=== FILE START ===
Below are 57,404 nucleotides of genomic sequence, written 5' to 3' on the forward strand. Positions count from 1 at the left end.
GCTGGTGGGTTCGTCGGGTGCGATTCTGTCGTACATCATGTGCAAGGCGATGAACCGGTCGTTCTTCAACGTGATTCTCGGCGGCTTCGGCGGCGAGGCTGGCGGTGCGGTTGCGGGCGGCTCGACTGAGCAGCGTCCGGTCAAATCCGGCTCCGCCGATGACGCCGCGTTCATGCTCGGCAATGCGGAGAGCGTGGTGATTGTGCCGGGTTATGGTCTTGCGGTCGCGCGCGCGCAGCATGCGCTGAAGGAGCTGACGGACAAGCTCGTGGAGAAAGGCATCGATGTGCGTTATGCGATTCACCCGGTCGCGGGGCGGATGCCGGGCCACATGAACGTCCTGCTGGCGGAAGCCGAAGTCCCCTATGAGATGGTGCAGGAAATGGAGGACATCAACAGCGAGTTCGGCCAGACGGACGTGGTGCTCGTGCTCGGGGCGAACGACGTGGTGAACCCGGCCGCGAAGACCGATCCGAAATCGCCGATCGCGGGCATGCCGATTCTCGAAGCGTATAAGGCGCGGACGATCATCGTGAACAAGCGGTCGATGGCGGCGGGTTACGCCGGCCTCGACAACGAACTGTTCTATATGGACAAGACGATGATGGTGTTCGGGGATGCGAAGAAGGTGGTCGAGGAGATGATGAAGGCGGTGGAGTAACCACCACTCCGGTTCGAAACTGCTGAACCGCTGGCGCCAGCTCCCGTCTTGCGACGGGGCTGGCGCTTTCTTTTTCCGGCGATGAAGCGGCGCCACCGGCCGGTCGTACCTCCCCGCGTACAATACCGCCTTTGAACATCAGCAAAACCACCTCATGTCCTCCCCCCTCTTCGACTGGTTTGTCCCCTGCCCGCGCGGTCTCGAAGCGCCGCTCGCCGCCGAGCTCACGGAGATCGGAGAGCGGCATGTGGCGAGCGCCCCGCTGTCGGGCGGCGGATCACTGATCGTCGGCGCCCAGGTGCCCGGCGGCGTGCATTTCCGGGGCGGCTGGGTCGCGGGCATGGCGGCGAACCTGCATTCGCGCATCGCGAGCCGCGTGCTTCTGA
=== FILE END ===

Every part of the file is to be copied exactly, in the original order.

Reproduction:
Below are 57,404 nucleotides of genomic sequence, written 5' to 3' on the forward strand. Positions count from 1 at the left end.
GCTGGTGGGTTCGTCGGGTGCGATTCTGTCGTACATCATGTGCAAGGCGATGAACCGGTCGTTCTTCAACGTGATTCTCGGCGGCTTCGGCGGCGAGGCTGGCGGTGCGGTTGCGGGCGGCTCGACTGAGCAGCGTCCGGTCAAATCCGGCTCCGCCGATGACGCCGCGTTCATGCTCGGCAATGCGGAGAGCGTGGTGATTGTGCCGGGTTATGGTCTTGCGGTCGCGCGCGCGCAGCATGCGCTGAAGGAGCTGACGGACAAGCTCGTGGAGAAAGGCATCGATGTGCGTTATGCGATTCACCCGGTCGCGGGGCGGATGCCGGGCCACATGAACGTCCTGCTGGCGGAAGCCGAAGTCCCCTATGAGATGGTGCAGGAAATGGAGGACATCAACAGCGAGTTCGGCCAGACGGACGTGGTGCTCGTGCTCGGGGCGAACGACGTGGTGAACCCGGCCGCGAAGACCGATCCGAAATCGCCGATCGCGGGCATGCCGATTCTCGAAGCGTATAAGGCGCGGACGATCATCGTGAACAAGCGGTCGATGGCGGCGGGTTACGCCGGCCTCGACAACGAACTGTTCTATATGGACAAGACGATGATGGTGTTCGGGGATGCGAAGAAGGTGGTCGAGGAGATGATGAAGGCGGTGGAGTAACCACCACTCCGGTTCGAAACTGCTGAACCGCTGGCGCCAGCTCCCGTCTTGCGACGGGGCTGGCGCTTTCTTTTTCCGGCGATGAAGCGGCGCCACCGGCCGGTCGTACCTCCCCGCGTACAATACCGCCTTTGAACATCAGCAAAACCACCTCATGTCCTCCCCCCTCTTCGACTGGTTTGTCCCCTGCCCGCGCGGTCTCGAAGCGCCGCTCGCCGCCGAGCTCACGGAGATCGGAGAGCGGCATGTGGCGAGCGCCCCGCTGTCGGGCGGCGGATCACTGATCGTCGGCGCCCAGGTGCCCGGCGGCGTGCATTTCCGGGGCGGCTGGGTCGCGGGCATGGCGGCGAACCTGCATTCGCGCATCGCGAGCCGCGTGCTTCTGA